Scientists Detect Viper Clotting With Ion Chromatography & IC Analysis

Viper Clotting With Ion ChromatographyIon chromatography has been playing with snakes.

Ion chromatography is the separation and quantification of negative and positive ions (anions and cations) using high performance liquid chromatography. Researchers from the Razi Vaccine and Serum Research Institute in Iran, led by Hossein Zolfagharian, have been utilizing this materials analysis technique to study the effects of snake venom from the saw-scaled viper.

The Planet’s Most Dangerous Snake

The saw-scaled viper family, Echis, is considered to be the world’s most dangerous snake because of its abundance near cultivated areas, its aggressive, easily excitable temperament and its highly toxic venom.

Echis venom causes coagulopathy, a disease or condition affecting the blood’s ability to coagulate. A bite from the saw-scaled viper can result in symptoms ranging from lack of blood clotting, hemorrhage, renal failure and stroke.

Terri A. Elsbernd, R.N., pediatric trauma coordinator at Mayo Clinic in Rochester, Minnesota, says that although it can prove challenging for emergency nurses, early identification of coagulopathy in patients with multisystem injuries is crucial. “Patients who have coagulopathy are four times more likely to die than those who don’t,” she said.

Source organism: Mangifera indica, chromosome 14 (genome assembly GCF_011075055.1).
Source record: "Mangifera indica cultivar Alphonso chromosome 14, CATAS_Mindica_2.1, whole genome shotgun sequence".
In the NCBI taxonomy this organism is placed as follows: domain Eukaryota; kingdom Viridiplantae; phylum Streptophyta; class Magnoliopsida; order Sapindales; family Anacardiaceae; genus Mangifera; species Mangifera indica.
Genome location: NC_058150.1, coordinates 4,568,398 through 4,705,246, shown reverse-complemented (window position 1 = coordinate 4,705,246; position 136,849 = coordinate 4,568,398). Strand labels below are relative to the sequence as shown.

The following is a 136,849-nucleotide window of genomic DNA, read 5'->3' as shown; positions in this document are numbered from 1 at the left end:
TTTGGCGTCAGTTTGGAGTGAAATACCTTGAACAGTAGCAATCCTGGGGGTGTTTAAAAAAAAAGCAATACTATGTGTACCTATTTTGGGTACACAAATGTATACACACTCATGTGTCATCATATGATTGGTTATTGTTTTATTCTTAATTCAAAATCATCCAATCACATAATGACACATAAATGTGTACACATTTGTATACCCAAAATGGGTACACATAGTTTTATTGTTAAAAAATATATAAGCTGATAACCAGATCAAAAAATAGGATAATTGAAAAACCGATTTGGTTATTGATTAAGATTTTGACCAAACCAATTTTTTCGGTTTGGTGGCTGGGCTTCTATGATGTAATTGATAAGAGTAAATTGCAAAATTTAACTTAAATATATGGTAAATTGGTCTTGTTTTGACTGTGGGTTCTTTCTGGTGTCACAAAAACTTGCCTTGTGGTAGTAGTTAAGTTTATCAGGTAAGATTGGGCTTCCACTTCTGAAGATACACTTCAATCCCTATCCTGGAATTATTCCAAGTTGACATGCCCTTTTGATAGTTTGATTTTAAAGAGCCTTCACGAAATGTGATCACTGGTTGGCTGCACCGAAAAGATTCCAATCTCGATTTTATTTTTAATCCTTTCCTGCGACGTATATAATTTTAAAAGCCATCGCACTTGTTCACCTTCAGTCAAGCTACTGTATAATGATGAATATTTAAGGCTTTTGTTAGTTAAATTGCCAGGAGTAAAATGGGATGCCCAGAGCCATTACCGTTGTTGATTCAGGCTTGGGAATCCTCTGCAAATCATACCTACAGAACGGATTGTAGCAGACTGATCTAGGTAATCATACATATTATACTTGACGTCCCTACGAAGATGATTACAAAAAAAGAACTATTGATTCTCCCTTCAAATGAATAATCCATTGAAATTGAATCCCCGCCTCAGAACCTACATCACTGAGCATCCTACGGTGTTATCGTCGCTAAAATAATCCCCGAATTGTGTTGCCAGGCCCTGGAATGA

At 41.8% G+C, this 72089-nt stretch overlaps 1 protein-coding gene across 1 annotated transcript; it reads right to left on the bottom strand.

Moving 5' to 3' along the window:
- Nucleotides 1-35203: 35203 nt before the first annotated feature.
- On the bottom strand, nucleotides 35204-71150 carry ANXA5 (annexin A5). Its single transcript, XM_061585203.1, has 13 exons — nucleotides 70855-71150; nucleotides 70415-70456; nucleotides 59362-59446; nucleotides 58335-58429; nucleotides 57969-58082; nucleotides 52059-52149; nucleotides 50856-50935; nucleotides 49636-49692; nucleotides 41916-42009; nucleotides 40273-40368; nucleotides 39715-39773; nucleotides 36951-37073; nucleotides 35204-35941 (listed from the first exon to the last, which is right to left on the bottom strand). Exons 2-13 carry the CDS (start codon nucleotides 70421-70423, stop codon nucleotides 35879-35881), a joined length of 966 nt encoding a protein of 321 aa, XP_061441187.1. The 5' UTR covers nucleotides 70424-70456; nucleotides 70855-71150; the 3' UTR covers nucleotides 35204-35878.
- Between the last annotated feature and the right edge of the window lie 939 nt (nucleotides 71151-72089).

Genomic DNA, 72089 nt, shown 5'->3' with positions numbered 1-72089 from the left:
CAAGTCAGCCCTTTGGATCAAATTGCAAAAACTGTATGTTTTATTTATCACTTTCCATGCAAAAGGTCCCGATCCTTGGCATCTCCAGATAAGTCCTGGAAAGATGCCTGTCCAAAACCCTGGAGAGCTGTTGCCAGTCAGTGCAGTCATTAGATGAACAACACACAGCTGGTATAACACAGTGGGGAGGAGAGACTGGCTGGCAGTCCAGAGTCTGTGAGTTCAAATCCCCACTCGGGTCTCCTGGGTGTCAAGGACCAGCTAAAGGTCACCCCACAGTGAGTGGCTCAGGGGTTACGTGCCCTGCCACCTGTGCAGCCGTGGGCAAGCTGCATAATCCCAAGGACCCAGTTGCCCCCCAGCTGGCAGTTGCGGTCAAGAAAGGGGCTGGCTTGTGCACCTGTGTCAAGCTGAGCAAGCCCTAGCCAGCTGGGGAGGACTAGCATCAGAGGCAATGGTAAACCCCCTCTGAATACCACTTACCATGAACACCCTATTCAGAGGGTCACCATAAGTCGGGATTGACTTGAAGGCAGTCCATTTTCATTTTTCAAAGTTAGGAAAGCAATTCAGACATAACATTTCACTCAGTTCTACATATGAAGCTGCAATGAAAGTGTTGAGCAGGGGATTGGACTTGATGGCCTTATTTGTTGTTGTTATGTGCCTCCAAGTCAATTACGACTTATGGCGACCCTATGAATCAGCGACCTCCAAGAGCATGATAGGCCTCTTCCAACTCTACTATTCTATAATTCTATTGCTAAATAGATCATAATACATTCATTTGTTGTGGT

Ion Chromatography Splits the Venom

In splitting the venom using ion chromatography, researchers discovered that the venom contained both coagulants and anticoagulants. These may be a source of potent drugs to treat human disease.

The saw-scaled viper venom has already benefited medicine. Aggrastat, a “super aspirin” that prevents blood clots, was introduced in 1998 by Merck & Co. Merck built the Aggrastat molecule to mimic the snake venom’s anti-clotting effect, minus the toxins.

“There are a number of toxins found in venom that have evolved to target vital processes in the body, and they appear to have a lot more selectivity than many drugs,” notes Wayne Hodgson, a snake venom researcher at Australia’s Monash University. He and his colleagues have been studying sea snake venom with the hope of finding toxins that target particular brain cells involved in learning and memory. “We think neurotoxins might be useful for working out what is happening in the brains of people with memory disorders such as Alzheimer’s,” Hodgson said.

Innovatech Labs, a leading IC lab, uses ion chromatography to identify and quantify the levels of ionic materials present on manufactured devices for a variety of industries. Ion chromatography testing can be an essential tool for guaranteeing quality control. It is a proven test to determine the ionic cleanliness of a product following the manufacturing process.

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